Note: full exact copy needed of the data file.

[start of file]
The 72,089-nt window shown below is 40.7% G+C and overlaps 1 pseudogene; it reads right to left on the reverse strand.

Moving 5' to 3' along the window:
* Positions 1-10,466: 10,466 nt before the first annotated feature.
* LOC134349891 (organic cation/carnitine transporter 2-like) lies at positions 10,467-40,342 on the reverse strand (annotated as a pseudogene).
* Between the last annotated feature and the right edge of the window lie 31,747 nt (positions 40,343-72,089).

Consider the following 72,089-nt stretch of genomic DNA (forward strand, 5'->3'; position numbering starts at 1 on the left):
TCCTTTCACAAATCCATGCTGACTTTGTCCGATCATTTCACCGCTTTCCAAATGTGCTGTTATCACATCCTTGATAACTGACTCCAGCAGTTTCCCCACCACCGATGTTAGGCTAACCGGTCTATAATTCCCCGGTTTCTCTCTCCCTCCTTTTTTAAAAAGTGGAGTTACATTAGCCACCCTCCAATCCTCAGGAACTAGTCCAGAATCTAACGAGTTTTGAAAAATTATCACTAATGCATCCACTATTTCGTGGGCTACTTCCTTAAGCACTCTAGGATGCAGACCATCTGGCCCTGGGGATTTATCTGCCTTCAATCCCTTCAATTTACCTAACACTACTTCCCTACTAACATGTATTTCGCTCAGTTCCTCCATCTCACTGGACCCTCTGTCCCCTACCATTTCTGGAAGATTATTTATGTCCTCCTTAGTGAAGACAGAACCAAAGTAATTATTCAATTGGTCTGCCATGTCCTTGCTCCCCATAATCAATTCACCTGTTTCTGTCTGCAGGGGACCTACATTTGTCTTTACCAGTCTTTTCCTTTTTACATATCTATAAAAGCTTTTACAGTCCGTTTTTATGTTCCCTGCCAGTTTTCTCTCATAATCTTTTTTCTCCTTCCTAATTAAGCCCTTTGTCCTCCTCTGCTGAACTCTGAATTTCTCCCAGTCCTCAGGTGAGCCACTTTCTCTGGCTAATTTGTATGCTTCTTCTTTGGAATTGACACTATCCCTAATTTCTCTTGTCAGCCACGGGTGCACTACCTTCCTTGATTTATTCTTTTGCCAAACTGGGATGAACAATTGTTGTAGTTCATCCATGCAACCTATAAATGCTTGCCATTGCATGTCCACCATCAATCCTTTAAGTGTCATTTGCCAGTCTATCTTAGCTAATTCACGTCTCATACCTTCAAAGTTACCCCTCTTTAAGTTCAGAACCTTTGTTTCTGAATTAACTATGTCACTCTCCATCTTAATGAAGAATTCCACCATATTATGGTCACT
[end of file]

The 72,089-nt window shown below is 40.7% G+C and overlaps 1 pseudogene; it reads right to left on the reverse strand.

Moving 5' to 3' along the window:
* Positions 1-10,466: 10,466 nt before the first annotated feature.
* LOC134349891 (organic cation/carnitine transporter 2-like) lies at positions 10,467-40,342 on the reverse strand (annotated as a pseudogene).
* Between the last annotated feature and the right edge of the window lie 31,747 nt (positions 40,343-72,089).

Consider the following 72,089-nt stretch of genomic DNA (forward strand, 5'->3'; position numbering starts at 1 on the left):
TCCTTTCACAAATCCATGCTGACTTTGTCCGATCATTTCACCGCTTTCCAAATGTGCTGTTATCACATCCTTGATAACTGACTCCAGCAGTTTCCCCACCACCGATGTTAGGCTAACCGGTCTATAATTCCCCGGTTTCTCTCTCCCTCCTTTTTTAAAAAGTGGAGTTACATTAGCCACCCTCCAATCCTCAGGAACTAGTCCAGAATCTAACGAGTTTTGAAAAATTATCACTAATGCATCCACTATTTCGTGGGCTACTTCCTTAAGCACTCTAGGATGCAGACCATCTGGCCCTGGGGATTTATCTGCCTTCAATCCCTTCAATTTACCTAACACTACTTCCCTACTAACATGTATTTCGCTCAGTTCCTCCATCTCACTGGACCCTCTGTCCCCTACCATTTCTGGAAGATTATTTATGTCCTCCTTAGTGAAGACAGAACCAAAGTAATTATTCAATTGGTCTGCCATGTCCTTGCTCCCCATAATCAATTCACCTGTTTCTGTCTGCAGGGGACCTACATTTGTCTTTACCAGTCTTTTCCTTTTTACATATCTATAAAAGCTTTTACAGTCCGTTTTTATGTTCCCTGCCAGTTTTCTCTCATAATCTTTTTTCTCCTTCCTAATTAAGCCCTTTGTCCTCCTCTGCTGAACTCTGAATTTCTCCCAGTCCTCAGGTGAGCCACTTTCTCTGGCTAATTTGTATGCTTCTTCTTTGGAATTGACACTATCCCTAATTTCTCTTGTCAGCCACGGGTGCACTACCTTCCTTGATTTATTCTTTTGCCAAACTGGGATGAACAATTGTTGTAGTTCATCCATGCAACCTATAAATGCTTGCCATTGCATGTCCACCATCAATCCTTTAAGTGTCATTTGCCAGTCTATCTTAGCTAATTCACGTCTCATACCTTCAAAGTTACCCCTCTTTAAGTTCAGAACCTTTGTTTCTGAATTAACTATGTCACTCTCCATCTTAATGAAGAATTCCACCATATTATGGTCACT